Let’s take that fear conditioning one step further

Imagine someone brushing their teeth when a bomb drops just outside their window. You can see how brushing teeth or even the smell of toothpaste can lead to a particular fear or even a phobia.

Or what if you’re reading a book or doing some homework when you’re hearing the death-defying scream of someone close to you and discover they’ve just had a terrible accident? What were you reading, doing, seeing feeling? The link between any of that and your gruesome discovery may well now provide the basis of a fear or phobia.

There’s more to these ‘irrational’ fears…

If you’re particularly creative and somewhat anxious in nature, you might be really good at dreaming up all kinds of disasters by using your brain’s reality generator. And/or maybe you’re naturally a bit of a black and white thinker.

You can make yourself even more afraid then by generating fears and even phobias as you expose yourself time and again to the feared images and movies inside your head. So, understandably the fear of the dentist can even develop into a teeth phobia.

In essence, as human beings, we can potentially develop a phobia of everything!

The effects of fear

The effects of fear depend on:

  • the type of fear you suffer
  • your perception of it
  • it’s intensity
  • to what extent it affects your everyday life
  • your resilience
  • your way of dealing with it

The biggest effect is, however, avoidance. In addition, fears – whether deep-seated, irrational, chronic, persistent or new, can potentially compromise rational thinking and thus decision-making.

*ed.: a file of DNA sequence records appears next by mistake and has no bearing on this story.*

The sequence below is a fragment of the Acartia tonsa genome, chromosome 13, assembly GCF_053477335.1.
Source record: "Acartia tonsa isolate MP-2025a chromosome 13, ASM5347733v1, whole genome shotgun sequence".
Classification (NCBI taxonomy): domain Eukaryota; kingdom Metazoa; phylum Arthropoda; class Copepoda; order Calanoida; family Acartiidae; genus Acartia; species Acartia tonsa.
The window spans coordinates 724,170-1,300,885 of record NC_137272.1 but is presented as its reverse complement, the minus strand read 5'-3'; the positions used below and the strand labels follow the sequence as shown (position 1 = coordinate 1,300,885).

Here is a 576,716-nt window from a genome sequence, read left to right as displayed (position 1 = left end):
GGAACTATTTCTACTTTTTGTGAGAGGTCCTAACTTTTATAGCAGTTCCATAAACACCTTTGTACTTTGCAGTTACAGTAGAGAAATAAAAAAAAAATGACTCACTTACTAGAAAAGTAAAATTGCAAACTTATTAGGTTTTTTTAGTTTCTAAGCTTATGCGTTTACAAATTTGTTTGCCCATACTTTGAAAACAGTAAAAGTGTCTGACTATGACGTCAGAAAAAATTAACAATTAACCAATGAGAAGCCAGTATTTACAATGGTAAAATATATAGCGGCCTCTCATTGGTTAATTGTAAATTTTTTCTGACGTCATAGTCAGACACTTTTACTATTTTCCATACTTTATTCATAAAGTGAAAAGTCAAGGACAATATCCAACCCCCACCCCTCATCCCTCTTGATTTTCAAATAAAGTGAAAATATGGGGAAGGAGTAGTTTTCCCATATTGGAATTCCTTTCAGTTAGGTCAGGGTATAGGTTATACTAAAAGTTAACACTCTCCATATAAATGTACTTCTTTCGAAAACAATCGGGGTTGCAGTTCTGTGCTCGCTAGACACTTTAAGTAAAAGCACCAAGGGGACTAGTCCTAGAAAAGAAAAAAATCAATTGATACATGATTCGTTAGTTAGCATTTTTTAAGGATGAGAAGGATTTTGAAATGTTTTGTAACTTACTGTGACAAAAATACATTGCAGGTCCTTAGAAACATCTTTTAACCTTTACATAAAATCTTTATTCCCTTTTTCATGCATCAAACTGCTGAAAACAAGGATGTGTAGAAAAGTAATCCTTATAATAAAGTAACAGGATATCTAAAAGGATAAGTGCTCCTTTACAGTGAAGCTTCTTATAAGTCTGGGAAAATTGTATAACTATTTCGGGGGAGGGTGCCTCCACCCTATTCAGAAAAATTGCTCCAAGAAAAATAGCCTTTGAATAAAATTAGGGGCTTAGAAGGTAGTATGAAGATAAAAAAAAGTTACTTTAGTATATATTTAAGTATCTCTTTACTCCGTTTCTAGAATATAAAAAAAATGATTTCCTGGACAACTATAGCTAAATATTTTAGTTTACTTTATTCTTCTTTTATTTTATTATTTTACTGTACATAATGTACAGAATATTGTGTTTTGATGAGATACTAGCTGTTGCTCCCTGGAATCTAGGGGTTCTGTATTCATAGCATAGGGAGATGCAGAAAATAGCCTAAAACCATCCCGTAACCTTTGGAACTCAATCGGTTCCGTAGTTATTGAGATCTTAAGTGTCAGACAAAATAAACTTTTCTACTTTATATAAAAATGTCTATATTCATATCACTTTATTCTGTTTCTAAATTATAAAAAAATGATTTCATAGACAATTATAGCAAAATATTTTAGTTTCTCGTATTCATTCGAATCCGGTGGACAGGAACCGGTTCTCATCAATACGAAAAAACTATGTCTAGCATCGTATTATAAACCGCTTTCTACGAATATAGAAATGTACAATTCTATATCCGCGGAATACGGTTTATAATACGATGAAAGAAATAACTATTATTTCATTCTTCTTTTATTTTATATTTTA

For example, if your fear of public speaking has developed into a phobia, you’ll do all you can to duck out of having to stand on that stage to give that speech. You may even ditch that meeting where you’re required to give your opinion.

Overcoming your fears

If you feel your fears are ‘over the top’ and you’ve not been able to get a grip on them, I highly recommend you talk to a licensed therapist as soon as possible. I’d particularly like you to seek help if you think you’re on the verge of a nervous breakdown. (See also: FAQ about a nervous breakdown.)

If you’re suffering from a phobia, it’s likely to affect your life to such an extent it’s time you took action. There are several really effective treatments for phobias, so hop over to my article on coping with PTSD, as psychological trauma also involves the amygdala.

You may also be interested in:

I also have a free printable worksheet for you to help you make a start in looking after yourself and becoming more resilient. 🙂

Free printable worksheet

Finally

Now that I have explained how and why we can suffer all types of fears and worries, I hope you’ll feel somewhat reassured that there is a reason for your fears and phobias. Your fear is not irrational and you’re not ‘mad’ or ‘crazy’. And, there are definitely ways you can overcome fears and cure phobias.

Let’s not forget though – fears are principally normal! They help to keep us safe. Sometimes, though, we are conditioned to overreact and just need a little professional help to us find our natural balance again.

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Your problem is never too small or too big, too silly, too embarrassing or too complicated to get personal advice (anonymous if you want) from a professional counsellor. They’ll be happy to help. Get the reassurance, support and advice you need now.

Other helpful links

Images derived by work from: cocoparisienne, Pete Linforth